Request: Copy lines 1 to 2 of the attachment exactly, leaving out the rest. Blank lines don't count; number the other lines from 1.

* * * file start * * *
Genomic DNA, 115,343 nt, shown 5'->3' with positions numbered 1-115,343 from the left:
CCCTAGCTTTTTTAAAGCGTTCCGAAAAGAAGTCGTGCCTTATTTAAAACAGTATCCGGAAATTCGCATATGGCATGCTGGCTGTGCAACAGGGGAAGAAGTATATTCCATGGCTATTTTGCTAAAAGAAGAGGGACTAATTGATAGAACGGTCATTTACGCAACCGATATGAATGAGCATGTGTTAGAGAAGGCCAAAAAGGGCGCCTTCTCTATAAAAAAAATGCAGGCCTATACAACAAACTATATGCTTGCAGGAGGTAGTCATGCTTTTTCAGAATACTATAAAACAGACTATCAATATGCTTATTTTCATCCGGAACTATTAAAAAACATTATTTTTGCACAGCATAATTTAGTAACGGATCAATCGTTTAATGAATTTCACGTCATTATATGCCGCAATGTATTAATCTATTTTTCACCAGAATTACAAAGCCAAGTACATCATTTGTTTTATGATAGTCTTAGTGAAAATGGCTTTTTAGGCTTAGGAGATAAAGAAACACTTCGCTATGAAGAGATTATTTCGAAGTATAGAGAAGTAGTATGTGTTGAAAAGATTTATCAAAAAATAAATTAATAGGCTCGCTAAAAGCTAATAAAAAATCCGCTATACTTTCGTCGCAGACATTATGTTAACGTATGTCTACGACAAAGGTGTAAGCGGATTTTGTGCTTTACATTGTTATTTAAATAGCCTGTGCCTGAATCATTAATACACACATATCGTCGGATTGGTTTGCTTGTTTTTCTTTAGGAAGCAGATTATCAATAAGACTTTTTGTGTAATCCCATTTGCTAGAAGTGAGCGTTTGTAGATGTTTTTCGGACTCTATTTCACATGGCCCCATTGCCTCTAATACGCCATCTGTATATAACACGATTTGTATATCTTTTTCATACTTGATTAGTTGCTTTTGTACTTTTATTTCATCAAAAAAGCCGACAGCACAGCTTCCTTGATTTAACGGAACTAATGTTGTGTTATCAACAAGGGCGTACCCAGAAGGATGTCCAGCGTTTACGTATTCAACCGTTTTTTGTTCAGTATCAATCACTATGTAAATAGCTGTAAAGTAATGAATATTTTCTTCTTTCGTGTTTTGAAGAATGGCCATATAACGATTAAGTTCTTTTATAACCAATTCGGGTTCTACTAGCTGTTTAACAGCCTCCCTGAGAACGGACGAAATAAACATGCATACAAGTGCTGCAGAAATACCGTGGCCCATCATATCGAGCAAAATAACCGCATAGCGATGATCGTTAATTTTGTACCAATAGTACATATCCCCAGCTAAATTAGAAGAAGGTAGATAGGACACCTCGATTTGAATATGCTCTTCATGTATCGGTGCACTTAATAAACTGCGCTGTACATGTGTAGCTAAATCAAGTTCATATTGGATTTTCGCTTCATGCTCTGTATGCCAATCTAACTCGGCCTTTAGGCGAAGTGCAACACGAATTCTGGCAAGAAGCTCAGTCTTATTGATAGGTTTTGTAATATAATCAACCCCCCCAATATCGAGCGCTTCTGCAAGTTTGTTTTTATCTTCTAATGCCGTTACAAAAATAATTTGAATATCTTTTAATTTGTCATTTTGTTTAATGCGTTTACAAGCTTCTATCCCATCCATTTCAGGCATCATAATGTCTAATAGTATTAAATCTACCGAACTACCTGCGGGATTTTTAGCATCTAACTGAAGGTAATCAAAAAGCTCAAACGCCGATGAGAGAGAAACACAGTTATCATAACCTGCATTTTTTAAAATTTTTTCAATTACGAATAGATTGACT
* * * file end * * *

Genomic DNA, 115,343 nt, shown 5'->3' with positions numbered 1-115,343 from the left:
CCCTAGCTTTTTTAAAGCGTTCCGAAAAGAAGTCGTGCCTTATTTAAAACAGTATCCGGAAATTCGCATATGGCATGCTGGCTGTGCAACAGGGGAAGAAGTATATTCCATGGCTATTTTGCTAAAAGAAGAGGGACTAATTGATAGAACGGTCATTTACGCAACCGATATGAATGAGCATGTGTTAGAGAAGGCCAAAAAGGGCGCCTTCTCTATAAAAAAAATGCAGGCCTATACAACAAACTATATGCTTGCAGGAGGTAGTCATGCTTTTTCAGAATACTATAAAACAGACTATCAATATGCTTATTTTCATCCGGAACTATTAAAAAACATTATTTTTGCACAGCATAATTTAGTAACGGATCAATCGTTTAATGAATTTCACGTCATTATATGCCGCAATGTATTAATCTATTTTTCACCAGAATTACAAAGCCAAGTACATCATTTGTTTTATGATAGTCTTAGTGAAAATGGCTTTTTAGGCTTAGGAGATAAAGAAACACTTCGCTATGAAGAGATTATTTCGAAGTATAGAGAAGTAGTATGTGTTGAAAAGATTTATCAAAAAATAAATTAATAGGCTCGCTAAAAGCTAATAAAAAATCCGCTATACTTTCGTCGCAGACATTATGTTAACGTATGTCTACGACAAAGGTGTAAGCGGATTTTGTGCTTTACATTGTTATTTAAATAGCCTGTGCCTGAATCATTAATACACACATATCGTCGGATTGGTTTGCTTGTTTTTCTTTAGGAAGCAGATTATCAATAAGACTTTTTGTGTAATCCCATTTGCTAGAAGTGAGCGTTTGTAGATGTTTTTCGGACTCTATTTCACATGGCCCCATTGCCTCTAATACGCCATCTGTATATAACACGATTTGTATATCTTTTTCATACTTGATTAGTTGCTTTTGTACTTTTATTTCATCAAAAAAGCCGACAGCACAGCTTCCTTGATTTAACGGAACTAATGTTGTGTTATCAACAAGGGCGTACCCAGAAGGATGTCCAGCGTTTACGTATTCAACCGTTTTTTGTTCAGTATCAATCACTATGTAAATAGCTGTAAAGTAATGAATATTTTCTTCTTTCGTGTTTTGAAGAATGGCCATATAACGATTAAGTTCTTTTATAACCAATTCGGGTTCTACTAGCTGTTTAACAGCCTCCCTGAGAACGGACGAAATAAACATGCATACAAGTGCTGCAGAAATACCGTGGCCCATCATATCGAGCAAAATAACCGCATAGCGATGATCGTTAATTTTGTACCAATAGTACATATCCCCAGCTAAATTAGAAGAAGGTAGATAGGACACCTCGATTTGAATATGCTCTTCATGTATCGGTGCACTTAATAAACTGCGCTGTACATGTGTAGCTAAATCAAGTTCATATTGGATTTTCGCTTCATGCTCTGTATGCCAATCTAACTCGGCCTTTAGGCGAAGTGCAACACGAATTCTGGCAAGAAGCTCAGTCTTATTGATAGGTTTTGTAATATAATCAACCCCCCCAATATCGAGCGCTTCTGCAAGTTTGTTTTTATCTTCTAATGCCGTTACAAAAATAATTTGAATATCTTTTAATTTGTCATTTTGTTTAATGCGTTTACAAGCTTCTATCCCATCCATTTCAGGCATCATAATGTCTAATAGTATTAAATCTACCGAACTACCTGCGGGATTTTTAGCATCTAACTGAAGGTAATCAAAAAGCTCAAACGCCGATGAGAGAGAAACACAGTTATCATAACCTGCATTTTTTAAAATTTTTTCAATTACGAATAGATTGACT